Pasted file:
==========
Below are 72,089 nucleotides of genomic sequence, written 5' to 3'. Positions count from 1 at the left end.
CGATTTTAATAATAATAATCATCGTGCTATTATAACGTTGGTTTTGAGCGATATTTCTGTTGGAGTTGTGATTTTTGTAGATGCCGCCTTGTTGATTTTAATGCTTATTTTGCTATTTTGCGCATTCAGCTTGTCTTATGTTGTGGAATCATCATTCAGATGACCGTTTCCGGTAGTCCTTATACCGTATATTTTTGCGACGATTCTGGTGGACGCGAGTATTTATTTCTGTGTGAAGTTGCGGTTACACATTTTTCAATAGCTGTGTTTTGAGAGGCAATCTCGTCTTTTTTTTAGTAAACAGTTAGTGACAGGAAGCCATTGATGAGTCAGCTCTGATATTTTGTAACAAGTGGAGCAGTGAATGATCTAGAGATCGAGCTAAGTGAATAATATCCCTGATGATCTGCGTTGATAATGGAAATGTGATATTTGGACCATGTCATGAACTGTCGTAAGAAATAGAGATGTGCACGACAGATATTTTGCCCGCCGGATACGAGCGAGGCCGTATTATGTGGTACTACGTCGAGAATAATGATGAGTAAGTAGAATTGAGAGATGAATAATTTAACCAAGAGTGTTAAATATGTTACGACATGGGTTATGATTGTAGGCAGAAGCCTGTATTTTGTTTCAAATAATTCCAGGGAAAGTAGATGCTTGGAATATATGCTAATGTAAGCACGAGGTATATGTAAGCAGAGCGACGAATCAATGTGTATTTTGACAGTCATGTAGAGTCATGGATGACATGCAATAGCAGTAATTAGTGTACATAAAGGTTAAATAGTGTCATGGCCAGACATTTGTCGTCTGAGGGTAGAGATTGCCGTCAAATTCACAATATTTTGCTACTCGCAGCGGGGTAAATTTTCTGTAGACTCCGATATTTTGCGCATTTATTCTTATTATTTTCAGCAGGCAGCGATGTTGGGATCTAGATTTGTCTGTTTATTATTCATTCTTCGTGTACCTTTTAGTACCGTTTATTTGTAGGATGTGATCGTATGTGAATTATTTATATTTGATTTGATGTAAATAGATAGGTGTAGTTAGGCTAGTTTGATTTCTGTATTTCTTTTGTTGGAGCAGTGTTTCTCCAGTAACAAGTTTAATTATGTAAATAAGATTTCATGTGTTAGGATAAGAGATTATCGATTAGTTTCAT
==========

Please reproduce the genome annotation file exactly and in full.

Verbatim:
Below are 72,089 nucleotides of genomic sequence, written 5' to 3'. Positions count from 1 at the left end.
CGATTTTAATAATAATAATCATCGTGCTATTATAACGTTGGTTTTGAGCGATATTTCTGTTGGAGTTGTGATTTTTGTAGATGCCGCCTTGTTGATTTTAATGCTTATTTTGCTATTTTGCGCATTCAGCTTGTCTTATGTTGTGGAATCATCATTCAGATGACCGTTTCCGGTAGTCCTTATACCGTATATTTTTGCGACGATTCTGGTGGACGCGAGTATTTATTTCTGTGTGAAGTTGCGGTTACACATTTTTCAATAGCTGTGTTTTGAGAGGCAATCTCGTCTTTTTTTTAGTAAACAGTTAGTGACAGGAAGCCATTGATGAGTCAGCTCTGATATTTTGTAACAAGTGGAGCAGTGAATGATCTAGAGATCGAGCTAAGTGAATAATATCCCTGATGATCTGCGTTGATAATGGAAATGTGATATTTGGACCATGTCATGAACTGTCGTAAGAAATAGAGATGTGCACGACAGATATTTTGCCCGCCGGATACGAGCGAGGCCGTATTATGTGGTACTACGTCGAGAATAATGATGAGTAAGTAGAATTGAGAGATGAATAATTTAACCAAGAGTGTTAAATATGTTACGACATGGGTTATGATTGTAGGCAGAAGCCTGTATTTTGTTTCAAATAATTCCAGGGAAAGTAGATGCTTGGAATATATGCTAATGTAAGCACGAGGTATATGTAAGCAGAGCGACGAATCAATGTGTATTTTGACAGTCATGTAGAGTCATGGATGACATGCAATAGCAGTAATTAGTGTACATAAAGGTTAAATAGTGTCATGGCCAGACATTTGTCGTCTGAGGGTAGAGATTGCCGTCAAATTCACAATATTTTGCTACTCGCAGCGGGGTAAATTTTCTGTAGACTCCGATATTTTGCGCATTTATTCTTATTATTTTCAGCAGGCAGCGATGTTGGGATCTAGATTTGTCTGTTTATTATTCATTCTTCGTGTACCTTTTAGTACCGTTTATTTGTAGGATGTGATCGTATGTGAATTATTTATATTTGATTTGATGTAAATAGATAGGTGTAGTTAGGCTAGTTTGATTTCTGTATTTCTTTTGTTGGAGCAGTGTTTCTCCAGTAACAAGTTTAATTATGTAAATAAGATTTCATGTGTTAGGATAAGAGATTATCGATTAGTTTCAT